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This paper addresses real examples of sanitary sewer collection and pumping system design from the perspective of operators. For collection system design, the operation and maintenance difficulties associated with rear-yard easements are discussed, along with a method of collection system layout to minimize overall system depth and avoid drop manholes where possible. For pump station rehabilitation design, field confirmation of pumping rates is reviewed as a means to help avoid the over-sizing of pumps, alternative configurations for the design of emergency bypass piping are presented, considerations pertaining to underground valve vaults are outlined, and control panel wiring and positioning are addressed. A final example concerns the ability of a designer to help an owner standardize system layouts, pumps, valves, piping, and appurtenances, with the result that the needed inventory for parts and equipment is reduced and operation and maintenance work is facilitated. Manhole structures, gravity mains, service connections, and pump stations all require routine maintenance and repair to extend service life and assure the reliability of service to customers. These maintenance and repair tasks constitute a substantial operating expense for the system owner, and therefore the design that reflects an understanding of operation and maintenance requirements ultimately maximizes value to the owner. The ideas and participation of those who operate, maintain, and repair systems should be sought out by the designer during the planning and design phases of a project.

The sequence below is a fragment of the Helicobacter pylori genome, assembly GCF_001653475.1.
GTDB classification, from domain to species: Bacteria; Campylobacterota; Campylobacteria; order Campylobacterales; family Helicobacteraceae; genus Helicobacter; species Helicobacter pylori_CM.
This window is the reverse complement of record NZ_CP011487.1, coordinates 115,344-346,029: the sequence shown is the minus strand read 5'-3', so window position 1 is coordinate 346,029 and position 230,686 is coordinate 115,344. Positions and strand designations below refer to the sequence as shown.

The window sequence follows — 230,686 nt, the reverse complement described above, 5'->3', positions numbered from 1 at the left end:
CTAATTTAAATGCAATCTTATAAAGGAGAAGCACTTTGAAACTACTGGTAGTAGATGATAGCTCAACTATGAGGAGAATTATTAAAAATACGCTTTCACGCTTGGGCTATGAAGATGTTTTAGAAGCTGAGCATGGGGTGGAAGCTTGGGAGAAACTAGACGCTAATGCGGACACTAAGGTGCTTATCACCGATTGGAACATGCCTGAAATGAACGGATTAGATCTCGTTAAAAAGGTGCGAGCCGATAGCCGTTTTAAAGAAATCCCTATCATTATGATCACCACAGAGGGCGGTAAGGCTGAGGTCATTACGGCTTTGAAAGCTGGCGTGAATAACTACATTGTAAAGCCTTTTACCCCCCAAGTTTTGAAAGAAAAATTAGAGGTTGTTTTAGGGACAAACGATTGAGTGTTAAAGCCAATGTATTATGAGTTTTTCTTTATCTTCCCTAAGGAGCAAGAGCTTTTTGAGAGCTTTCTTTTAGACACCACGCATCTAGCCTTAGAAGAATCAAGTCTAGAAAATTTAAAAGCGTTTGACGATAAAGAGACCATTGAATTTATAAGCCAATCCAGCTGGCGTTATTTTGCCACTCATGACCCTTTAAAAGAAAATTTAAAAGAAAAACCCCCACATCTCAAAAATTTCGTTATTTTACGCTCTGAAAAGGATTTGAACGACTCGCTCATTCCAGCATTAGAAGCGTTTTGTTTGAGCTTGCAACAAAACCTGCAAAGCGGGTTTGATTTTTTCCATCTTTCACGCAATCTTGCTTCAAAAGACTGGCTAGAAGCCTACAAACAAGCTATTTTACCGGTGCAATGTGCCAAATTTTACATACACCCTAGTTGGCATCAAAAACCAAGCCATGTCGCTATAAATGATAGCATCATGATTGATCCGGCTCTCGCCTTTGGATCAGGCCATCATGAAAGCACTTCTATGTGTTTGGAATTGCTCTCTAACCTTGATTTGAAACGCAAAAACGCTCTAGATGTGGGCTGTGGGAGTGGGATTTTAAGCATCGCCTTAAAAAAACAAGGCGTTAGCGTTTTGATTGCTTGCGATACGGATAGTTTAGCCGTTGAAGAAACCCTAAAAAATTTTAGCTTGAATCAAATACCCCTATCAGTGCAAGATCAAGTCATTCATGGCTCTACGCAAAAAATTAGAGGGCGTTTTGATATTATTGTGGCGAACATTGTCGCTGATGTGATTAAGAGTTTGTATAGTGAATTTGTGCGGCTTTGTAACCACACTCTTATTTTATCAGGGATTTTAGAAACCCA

Document Type: Research Article


Publication date: January 1, 2005

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  • Proceedings of the Water Environment Federation is an archive of papers published in the proceedings of the annual Water Environment Federation® Technical Exhibition and Conference (WEFTEC® ) and specialty conferences held since the year 2000. These proceedings are not peer reviewed.

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